President Joe Biden will wreck the economy. Are we talking about another depression like Trump says on the stump? Probably not, but it’s not going to be pretty.
The Wall Street Journal editorial board looked at the Biden agenda, analyzed its costs, and the conclusion is that this plan is only good if you want Trump gone. That’s about it. There will be tax increases.
The thing about Democrats wanting to only tax the rich is that they have these big government programs that will require taxes on the middle class and the working poor. I credit Bernie Sanders for one thing: honesty. He admitted that his single-payer, Medicare-for-All program would lead to tax increases. He was unapologetic. Joe Biden thinks he can make all his economic plans a reality by just taxing those who make $400,000 or more. It won’t work.
The Journal had a lengthier op-ed this time because they know the liberal media will bury the details. They also said that the economy is on the rebound and it’ll shoot up like a rocket ship once we have acquired a COVID vaccine. For the past few weeks, Trump’s message has been hitting Joe on his socialist agenda items, his mental clarity, and the booming economy. It writes itself. We’ve seen over 10 million new jobs in four months, half of the jobs lost due to China’s incompetence in handling COVID. The president’s message is, “re-elect me and I’ll finish it.” That should be the unified GOP line.
With “Bidenomics,” we see a median household income drop by $6,500 by 2030. So, let’s say Biden wins, Trump may be gone, but you’ll be poorer and dealing with tax increases. Oh, and Biden will have to offer something big to the green Left. It’ll probably increase the cost of American families’ energy bills, for sure. That’s a double-whammy—and something that’s especially lethal to the home budgets of fixed-income seniors (via WSJ):
The issue is whether Mr. Biden’s policies will nurture this strong recovery, or slow it down as Barack Obama’s policies did after the 2009 recession. This is where the Hoover study comes in, as it examines the Democrat’s proposals on health insurance, taxes, energy and regulation. The authors are economists Timothy Fitzgerald, Kevin Hassett, Cody Kallen and Casey Mulligan. Messrs. Hassett and Mulligan were members of the Council of Economic Advisers in the Trump White House, but then the boosters of Bidenomics are veterans of the Clinton-Obama Administrations.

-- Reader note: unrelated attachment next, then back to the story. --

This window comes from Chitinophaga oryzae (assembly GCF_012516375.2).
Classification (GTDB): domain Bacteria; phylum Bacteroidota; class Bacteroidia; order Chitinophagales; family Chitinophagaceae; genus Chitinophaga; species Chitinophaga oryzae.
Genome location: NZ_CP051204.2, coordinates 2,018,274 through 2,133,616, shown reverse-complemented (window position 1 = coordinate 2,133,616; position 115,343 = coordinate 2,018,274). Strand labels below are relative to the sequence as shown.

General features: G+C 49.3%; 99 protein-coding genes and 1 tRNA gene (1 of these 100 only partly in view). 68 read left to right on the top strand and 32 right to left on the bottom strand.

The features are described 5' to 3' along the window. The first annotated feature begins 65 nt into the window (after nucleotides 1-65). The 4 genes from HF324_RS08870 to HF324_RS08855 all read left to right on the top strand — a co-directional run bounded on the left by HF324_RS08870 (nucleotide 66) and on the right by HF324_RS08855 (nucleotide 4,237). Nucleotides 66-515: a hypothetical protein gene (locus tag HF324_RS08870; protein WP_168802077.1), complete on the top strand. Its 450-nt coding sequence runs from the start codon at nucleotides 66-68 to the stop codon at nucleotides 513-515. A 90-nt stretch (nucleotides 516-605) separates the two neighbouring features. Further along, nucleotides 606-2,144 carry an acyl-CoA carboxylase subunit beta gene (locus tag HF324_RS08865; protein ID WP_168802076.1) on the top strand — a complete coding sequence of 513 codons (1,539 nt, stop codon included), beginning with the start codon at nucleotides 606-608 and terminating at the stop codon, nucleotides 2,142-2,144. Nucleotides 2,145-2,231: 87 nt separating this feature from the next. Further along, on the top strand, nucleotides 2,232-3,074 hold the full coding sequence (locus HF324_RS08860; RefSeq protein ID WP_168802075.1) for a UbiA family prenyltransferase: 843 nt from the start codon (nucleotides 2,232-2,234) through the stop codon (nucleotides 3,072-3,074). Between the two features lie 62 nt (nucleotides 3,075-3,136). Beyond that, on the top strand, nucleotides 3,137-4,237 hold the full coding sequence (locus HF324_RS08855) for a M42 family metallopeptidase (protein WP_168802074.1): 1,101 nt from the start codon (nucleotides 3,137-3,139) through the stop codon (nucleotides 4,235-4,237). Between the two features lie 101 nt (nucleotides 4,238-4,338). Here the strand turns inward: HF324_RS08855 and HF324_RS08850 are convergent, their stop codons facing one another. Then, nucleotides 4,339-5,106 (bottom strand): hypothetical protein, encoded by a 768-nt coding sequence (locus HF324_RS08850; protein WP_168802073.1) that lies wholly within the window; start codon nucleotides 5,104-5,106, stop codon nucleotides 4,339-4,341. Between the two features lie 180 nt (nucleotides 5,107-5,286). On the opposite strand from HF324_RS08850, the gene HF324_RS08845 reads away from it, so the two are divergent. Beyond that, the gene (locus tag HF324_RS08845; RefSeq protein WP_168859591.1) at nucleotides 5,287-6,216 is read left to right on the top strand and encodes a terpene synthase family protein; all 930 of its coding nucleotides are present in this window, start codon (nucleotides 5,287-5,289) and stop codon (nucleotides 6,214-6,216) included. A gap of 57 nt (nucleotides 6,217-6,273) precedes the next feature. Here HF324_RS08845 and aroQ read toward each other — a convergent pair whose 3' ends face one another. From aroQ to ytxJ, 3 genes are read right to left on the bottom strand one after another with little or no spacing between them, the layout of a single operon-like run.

Mr. Hassett has done pioneering work on the impact of corporate taxation and Mr. Mulligan of the University of Chicago on the impact of government subsidies that raise the marginal tax-rate barriers as workers try to climb the economic ladder. The 50-page Hoover study is valuable because it examines policies for their incentive and supply-side effects, rather than merely macroeconomic demand-side spending.
Overall, the authors estimate that the Biden agenda, if fully implemented, would reduce full-time equivalent employment per person by about 3%, the capital stock per person by some 15%, and real GDP per capita by more than 8%. Compared to Congressional Budget Office estimates for these variables in 2030, this means there would be 4.9 million fewer working Americans, $2.6 trillion less in GDP, and $6,500 less in median household income.
…consider Mr. Biden’s expansion of the Affordable Care Act and Medicare for those above age 60 (versus 65 now). These subsidies affect the incentive to work, and the authors estimate the ACA changes would increase the average marginal tax rate on labor by 2.4 percentage points. That’s nearly half as much as the six percentage points from the original ACA, which is part of the explanation for the agonizingly slow labor recovery in the Obama era.
Mr. Biden is also proposing substantial increases in business tax rates that will raise the cost of capital. The former Vice President likes to say he’d only raise the top corporate tax rate to 28% from 21%. But so-called pass-through entities (often small businesses) employ more than 40 million Americans, and most pay taxes at the individual tax rate.
“Biden’s plan to raise personal income and payroll tax rates would push their federal rates from below 40 percent to, often, above 50 percent, and these are on top of state income taxes,” the authors write.
There is much more in the Hoover study, especially on the costs of returning to Obama-style regulation. Most of the media will ignore it, which is why we thought we’d provide readers with more than usual detail.
This Thursday is the last presidential debate. Trump should be aggressive, yes, but also allow the former VP to talk. Joe will ramble and hang himself. When Trump responds, he should be laser-focused on the policy, with digs that this is the reason, besides Hunter Biden’s emails, that Joe hides in the basement.